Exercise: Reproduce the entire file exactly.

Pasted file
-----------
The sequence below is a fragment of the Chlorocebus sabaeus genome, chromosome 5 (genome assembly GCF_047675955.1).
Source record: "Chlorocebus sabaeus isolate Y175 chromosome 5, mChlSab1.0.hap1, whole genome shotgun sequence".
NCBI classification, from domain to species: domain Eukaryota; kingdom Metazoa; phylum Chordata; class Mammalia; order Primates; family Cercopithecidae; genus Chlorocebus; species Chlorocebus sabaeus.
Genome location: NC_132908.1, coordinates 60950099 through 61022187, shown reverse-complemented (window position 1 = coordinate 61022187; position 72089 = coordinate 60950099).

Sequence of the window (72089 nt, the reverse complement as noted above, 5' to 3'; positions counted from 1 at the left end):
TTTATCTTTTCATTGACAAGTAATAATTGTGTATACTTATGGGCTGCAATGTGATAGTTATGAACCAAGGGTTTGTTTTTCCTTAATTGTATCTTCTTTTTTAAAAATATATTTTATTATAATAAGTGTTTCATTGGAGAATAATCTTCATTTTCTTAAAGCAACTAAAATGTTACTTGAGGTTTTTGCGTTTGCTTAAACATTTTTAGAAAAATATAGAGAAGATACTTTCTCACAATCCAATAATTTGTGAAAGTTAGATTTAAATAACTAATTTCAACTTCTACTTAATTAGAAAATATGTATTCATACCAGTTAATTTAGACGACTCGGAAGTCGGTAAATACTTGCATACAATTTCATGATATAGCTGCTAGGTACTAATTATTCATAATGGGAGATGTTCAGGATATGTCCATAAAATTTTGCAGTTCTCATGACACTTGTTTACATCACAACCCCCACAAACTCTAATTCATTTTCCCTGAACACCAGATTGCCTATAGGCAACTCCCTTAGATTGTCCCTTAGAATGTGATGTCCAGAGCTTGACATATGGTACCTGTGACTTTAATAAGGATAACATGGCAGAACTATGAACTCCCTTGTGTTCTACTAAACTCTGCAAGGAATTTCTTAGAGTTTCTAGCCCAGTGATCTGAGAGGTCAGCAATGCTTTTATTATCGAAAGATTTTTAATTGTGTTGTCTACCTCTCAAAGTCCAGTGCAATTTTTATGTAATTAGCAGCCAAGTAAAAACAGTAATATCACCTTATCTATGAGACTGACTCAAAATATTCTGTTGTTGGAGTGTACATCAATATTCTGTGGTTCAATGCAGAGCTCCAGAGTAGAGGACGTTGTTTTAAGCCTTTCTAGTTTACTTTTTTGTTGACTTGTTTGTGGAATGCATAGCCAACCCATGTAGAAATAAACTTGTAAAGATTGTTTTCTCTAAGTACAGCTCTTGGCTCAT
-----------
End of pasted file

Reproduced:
The sequence below is a fragment of the Chlorocebus sabaeus genome, chromosome 5 (genome assembly GCF_047675955.1).
Source record: "Chlorocebus sabaeus isolate Y175 chromosome 5, mChlSab1.0.hap1, whole genome shotgun sequence".
NCBI classification, from domain to species: domain Eukaryota; kingdom Metazoa; phylum Chordata; class Mammalia; order Primates; family Cercopithecidae; genus Chlorocebus; species Chlorocebus sabaeus.
Genome location: NC_132908.1, coordinates 60950099 through 61022187, shown reverse-complemented (window position 1 = coordinate 61022187; position 72089 = coordinate 60950099).

Sequence of the window (72089 nt, the reverse complement as noted above, 5' to 3'; positions counted from 1 at the left end):
TTTATCTTTTCATTGACAAGTAATAATTGTGTATACTTATGGGCTGCAATGTGATAGTTATGAACCAAGGGTTTGTTTTTCCTTAATTGTATCTTCTTTTTTAAAAATATATTTTATTATAATAAGTGTTTCATTGGAGAATAATCTTCATTTTCTTAAAGCAACTAAAATGTTACTTGAGGTTTTTGCGTTTGCTTAAACATTTTTAGAAAAATATAGAGAAGATACTTTCTCACAATCCAATAATTTGTGAAAGTTAGATTTAAATAACTAATTTCAACTTCTACTTAATTAGAAAATATGTATTCATACCAGTTAATTTAGACGACTCGGAAGTCGGTAAATACTTGCATACAATTTCATGATATAGCTGCTAGGTACTAATTATTCATAATGGGAGATGTTCAGGATATGTCCATAAAATTTTGCAGTTCTCATGACACTTGTTTACATCACAACCCCCACAAACTCTAATTCATTTTCCCTGAACACCAGATTGCCTATAGGCAACTCCCTTAGATTGTCCCTTAGAATGTGATGTCCAGAGCTTGACATATGGTACCTGTGACTTTAATAAGGATAACATGGCAGAACTATGAACTCCCTTGTGTTCTACTAAACTCTGCAAGGAATTTCTTAGAGTTTCTAGCCCAGTGATCTGAGAGGTCAGCAATGCTTTTATTATCGAAAGATTTTTAATTGTGTTGTCTACCTCTCAAAGTCCAGTGCAATTTTTATGTAATTAGCAGCCAAGTAAAAACAGTAATATCACCTTATCTATGAGACTGACTCAAAATATTCTGTTGTTGGAGTGTACATCAATATTCTGTGGTTCAATGCAGAGCTCCAGAGTAGAGGACGTTGTTTTAAGCCTTTCTAGTTTACTTTTTTGTTGACTTGTTTGTGGAATGCATAGCCAACCCATGTAGAAATAAACTTGTAAAGATTGTTTTCTCTAAGTACAGCTCTTGGCTCAT